Subject(s)
COVID-19 Vaccines/immunology , COVID-19/immunology , Immunity, Herd/immunology , Mass Vaccination , SARS-CoV-2/immunology , COVID-19/prevention & control , Humans , Republic of Korea , Social Interaction
17.
Epidemiol Health ; 43: e2021071, 2021.
Article in English | MEDLINE | ID: covidwho-1450905

ABSTRACT

In Korea, where the successful control of the coronavirus disease 2019 (COVID-19) epidemic have been implemented by the follow-up survey management (containment) of COVID-19-infected persons, the number of infected persons has increased rapidly, and a re-epidemic trend is emerging. The Korean government is strengthening epidemic prevention activities, such as increasing the social distance in the metropolitan area to four levels and increasing the vaccination rate. The public has been complaining of dissatisfaction with the atrophy of socioeconomic activities and of distrust of epidemic prevention policies. Australia started with an incidence similar to that of Korea, but its social activities are more flexible than those of Korea, where the incidence is maintained at approximately 0.1 per 100,000 people. In comparing the differences between both countries in terms of the Oxford COVID-19 Government Response Tracker Stringency Index, it was found that Australia effectively regulates the number of infected cases by high-intensity intermittent mitigation and the subsequent allowance of social activities. Korea has also recommended a high-intensity intermittent mitigation policy as in Australia until community herd immunity via vaccination is formed.


Subject(s)
COVID-19 , Immunity, Herd , Disease Outbreaks/prevention & control , Humans , Public Health , SARS-CoV-2
18.
Indian J Public Health ; 65(3): 256-260, 2021.
Article in English | MEDLINE | ID: covidwho-1438804

ABSTRACT

Background: COVID-19 is a public health concern currently demanding continuous efforts to understand its epidemiology. Pimpri-Chinchwad township with a population of over 25 lakhs is located in Maharashtra, one of the worst affected states in India. After the incidence peaked in the township in mid-September 2020, cases started declining even as lockdown restrictions were eased. Objectives: A seroprevalence study was conducted to understand the transmission dynamics of the pandemic in this region. Methods: We carried out a population-based seroprevalence study for IgG antibodies for severe acute respiratory syndrome-coronavirus-2 (SARS-CoV-2) among 5000 residents 12 years and above selected by the cluster random sampling. We selected 50 clusters in slums, 80 clusters in tenements, and 70 clusters from housing societies. The field work for collection of samples was carried out from October 07 to October 17, 2020. We used kit from Abbott (SARS-CoV-2 IgG), which employs chemiluminescent microparticle immunoassay technology. The prevalence of IgG antibodies was expressed as point estimates with 95% confidence intervals (CIs). These were weighted for areas and cluster effect and further adjusted for test performance. Results: The overall seropositivity for IgG was 34.04% (95% CIl 31.3%-36.8%). Slum dwellers had 40.9% positivity rate (95% CI 37.0%-44.7%), those in tenements 41.2% (95% CI 37.7%-44.8%) and people living in housing societies had 29.8% positivity (95% CI 25.8%-33.8%). Conclusion: A considerable proportion of population had encountered the novel coronavirus approaching partial, if not complete, herd immunity, which may partly explain the declining trend in spite of easing of lockdown restrictions.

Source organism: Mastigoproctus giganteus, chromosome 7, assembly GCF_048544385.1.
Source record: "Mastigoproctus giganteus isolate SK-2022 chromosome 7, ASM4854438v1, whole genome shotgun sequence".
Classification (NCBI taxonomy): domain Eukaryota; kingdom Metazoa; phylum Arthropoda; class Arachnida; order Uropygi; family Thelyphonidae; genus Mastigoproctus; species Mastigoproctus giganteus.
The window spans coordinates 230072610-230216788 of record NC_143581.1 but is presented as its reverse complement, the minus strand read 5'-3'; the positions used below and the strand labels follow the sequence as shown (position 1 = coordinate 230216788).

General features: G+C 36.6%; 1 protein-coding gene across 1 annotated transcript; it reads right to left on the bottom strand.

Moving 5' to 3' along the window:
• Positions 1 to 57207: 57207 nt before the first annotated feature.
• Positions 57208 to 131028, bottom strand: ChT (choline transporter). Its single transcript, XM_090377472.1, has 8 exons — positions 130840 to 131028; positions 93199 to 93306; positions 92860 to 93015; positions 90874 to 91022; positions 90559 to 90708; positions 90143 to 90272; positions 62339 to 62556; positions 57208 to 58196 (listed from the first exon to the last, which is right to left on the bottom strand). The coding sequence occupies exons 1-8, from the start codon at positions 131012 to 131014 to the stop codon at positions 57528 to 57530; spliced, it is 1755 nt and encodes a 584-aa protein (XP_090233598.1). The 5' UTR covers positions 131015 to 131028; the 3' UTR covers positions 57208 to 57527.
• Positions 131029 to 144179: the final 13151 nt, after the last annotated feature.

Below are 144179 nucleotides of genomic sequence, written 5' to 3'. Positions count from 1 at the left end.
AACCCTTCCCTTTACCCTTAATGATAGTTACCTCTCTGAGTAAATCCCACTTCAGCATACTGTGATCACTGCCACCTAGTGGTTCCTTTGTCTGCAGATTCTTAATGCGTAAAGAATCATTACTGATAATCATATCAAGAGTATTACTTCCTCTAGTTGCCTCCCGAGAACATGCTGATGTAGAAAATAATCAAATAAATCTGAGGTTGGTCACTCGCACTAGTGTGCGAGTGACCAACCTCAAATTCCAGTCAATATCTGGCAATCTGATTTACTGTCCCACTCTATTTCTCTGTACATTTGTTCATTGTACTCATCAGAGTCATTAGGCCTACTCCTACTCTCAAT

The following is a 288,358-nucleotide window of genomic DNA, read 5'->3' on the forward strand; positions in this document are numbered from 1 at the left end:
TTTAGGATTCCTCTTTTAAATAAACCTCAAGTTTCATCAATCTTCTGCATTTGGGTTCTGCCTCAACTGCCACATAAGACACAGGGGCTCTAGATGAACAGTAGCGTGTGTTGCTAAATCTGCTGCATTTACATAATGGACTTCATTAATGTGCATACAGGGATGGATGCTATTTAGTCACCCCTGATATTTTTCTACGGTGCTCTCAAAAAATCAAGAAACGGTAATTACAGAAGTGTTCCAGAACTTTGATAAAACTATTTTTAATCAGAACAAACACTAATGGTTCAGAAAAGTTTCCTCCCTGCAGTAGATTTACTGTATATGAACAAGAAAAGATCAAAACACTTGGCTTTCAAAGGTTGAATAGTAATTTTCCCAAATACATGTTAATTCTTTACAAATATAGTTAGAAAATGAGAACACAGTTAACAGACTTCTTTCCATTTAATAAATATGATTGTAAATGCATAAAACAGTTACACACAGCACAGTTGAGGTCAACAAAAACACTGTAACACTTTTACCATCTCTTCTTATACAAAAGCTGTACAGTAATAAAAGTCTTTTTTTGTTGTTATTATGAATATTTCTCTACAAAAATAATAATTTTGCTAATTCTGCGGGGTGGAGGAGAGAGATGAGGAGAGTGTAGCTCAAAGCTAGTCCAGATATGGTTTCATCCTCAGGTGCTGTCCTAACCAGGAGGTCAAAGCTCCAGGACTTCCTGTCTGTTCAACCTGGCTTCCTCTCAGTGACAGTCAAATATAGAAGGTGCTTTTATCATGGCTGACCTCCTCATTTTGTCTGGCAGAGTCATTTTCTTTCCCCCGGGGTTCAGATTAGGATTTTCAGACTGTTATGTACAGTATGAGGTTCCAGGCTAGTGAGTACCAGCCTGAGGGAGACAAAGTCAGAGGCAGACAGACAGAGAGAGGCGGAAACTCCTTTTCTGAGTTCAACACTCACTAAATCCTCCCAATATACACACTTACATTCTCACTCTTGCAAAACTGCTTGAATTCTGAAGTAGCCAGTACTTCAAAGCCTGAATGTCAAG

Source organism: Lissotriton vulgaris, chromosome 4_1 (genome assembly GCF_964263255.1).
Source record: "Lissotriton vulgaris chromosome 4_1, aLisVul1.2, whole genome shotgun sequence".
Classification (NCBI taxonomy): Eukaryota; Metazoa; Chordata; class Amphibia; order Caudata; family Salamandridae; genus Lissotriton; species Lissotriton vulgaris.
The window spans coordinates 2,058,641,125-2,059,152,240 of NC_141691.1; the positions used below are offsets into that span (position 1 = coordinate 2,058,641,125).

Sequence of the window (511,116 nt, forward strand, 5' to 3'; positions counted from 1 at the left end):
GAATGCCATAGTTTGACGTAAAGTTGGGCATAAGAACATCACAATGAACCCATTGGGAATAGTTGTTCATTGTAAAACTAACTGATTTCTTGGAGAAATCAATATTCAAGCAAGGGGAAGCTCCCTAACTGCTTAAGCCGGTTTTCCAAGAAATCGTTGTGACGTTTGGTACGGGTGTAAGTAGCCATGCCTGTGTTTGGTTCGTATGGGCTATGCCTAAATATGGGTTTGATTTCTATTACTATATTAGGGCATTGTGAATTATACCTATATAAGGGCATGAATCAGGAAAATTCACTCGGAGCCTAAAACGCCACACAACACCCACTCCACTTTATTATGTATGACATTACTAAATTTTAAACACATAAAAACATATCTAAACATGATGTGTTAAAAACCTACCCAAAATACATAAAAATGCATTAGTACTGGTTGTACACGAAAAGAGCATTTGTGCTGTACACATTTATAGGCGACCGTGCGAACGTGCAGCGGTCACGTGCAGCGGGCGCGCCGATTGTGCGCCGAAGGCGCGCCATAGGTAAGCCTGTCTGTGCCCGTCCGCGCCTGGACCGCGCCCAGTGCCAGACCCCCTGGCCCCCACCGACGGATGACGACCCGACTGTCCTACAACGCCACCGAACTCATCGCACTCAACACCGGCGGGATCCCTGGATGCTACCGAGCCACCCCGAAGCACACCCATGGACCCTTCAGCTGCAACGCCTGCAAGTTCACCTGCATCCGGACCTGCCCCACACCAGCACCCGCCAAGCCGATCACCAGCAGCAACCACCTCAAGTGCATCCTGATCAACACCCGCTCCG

Subject(s)
Antibodies, Viral/blood , COVID-19/diagnosis , COVID-19/immunology , SARS-CoV-2 , Adolescent , Adult , Aged , COVID-19/epidemiology , Child , Communicable Disease Control , Humans , Immunity, Herd , Immunoglobulin G/blood , India/epidemiology , Middle Aged , Residence Characteristics , Seroepidemiologic Studies , Young Adult
19.
Vopr Virusol ; 66(4): 299-309, 2021 09 18.
Article in Russian | MEDLINE | ID: covidwho-1431288

ABSTRACT

AIM: To determine the level of SARS-CoV-2 seroprevalence among the Novosibirsk Region population against the background of the COVID-19 pandemic. MATERIAL AND METHODS: The work was carried out in 2 phases: 1) a cross-sectional cohort study performed 28.06- 15.07.2020; 2) longitudinal cohort 3-stage seromonitoring: 1st stage 28.06-15.07.2020; 2nd 14.09-04.10.2020; 3rd 10-30.12.2020 The work was carried out according to a unified methodology developed by Rospotrebnadzor with the participation of St-Petersburg Pasteur Institute, taking into account the recommendations of the WHO. IgG antibodies to the SARS-CoV-2 nucleocapsid protein were detected by ELISA using a kit of reagents produced by the SRCMSB (Obolensk) according to the manufacturer's instructions. Statistical analysis was performed using Microsoft Excel 2010 and other programs. RESULTS: The seroprevalence in the region's population was 9.1% (95% CI 8.0-10.2): maximum in children 14-17 years old (17.6%, 95% CI 12.3-23.9) and persons over 75 years (14.8%, 95% CI 11.4-18.8), minimum among persons 30-39 years old (4.9%, 95% CI 3.0-8.0). Increased rate was noted among the unemployed (15.4%, 95% CI 9.9-17.1) and other individuals (13.0%, 95% CI 8.6-18.5). Seroprevalence was 33.3% (95% CI 16.3-59.0) in COVID-19 convalescents and 19.0% (95% CI 13.9-25.0) in contact persons. More than 94.7% (95% CI 91.2-97.2) of seropositive individuals were asymptomatic. During the serological monitoring, seroprevalence increased from 7.4% (95% CI 6.2-8.9) at 1st stage 1 to 12.4% (95% CI 10.6-14.3) at 2nd , and 31% (95% CI 28.8-33.3) at 3rd stage. CONCLUSION: SARS-CoV-2 herd immunity has not reached the threshold level, this does not exclude exacerbation of the epidemic process.


Subject(s)
COVID-19/epidemiology , COVID-19/immunology , Immunity, Herd , Pandemics , SARS-CoV-2/immunology , Adolescent , Adult , Aged , Child , Female , Humans , Male , Middle Aged , Seroepidemiologic Studies , Siberia/epidemiology
20.
J Infect Dis ; 224(6): 931-933, 2021 09 17.
Article in English | MEDLINE | ID: covidwho-1426960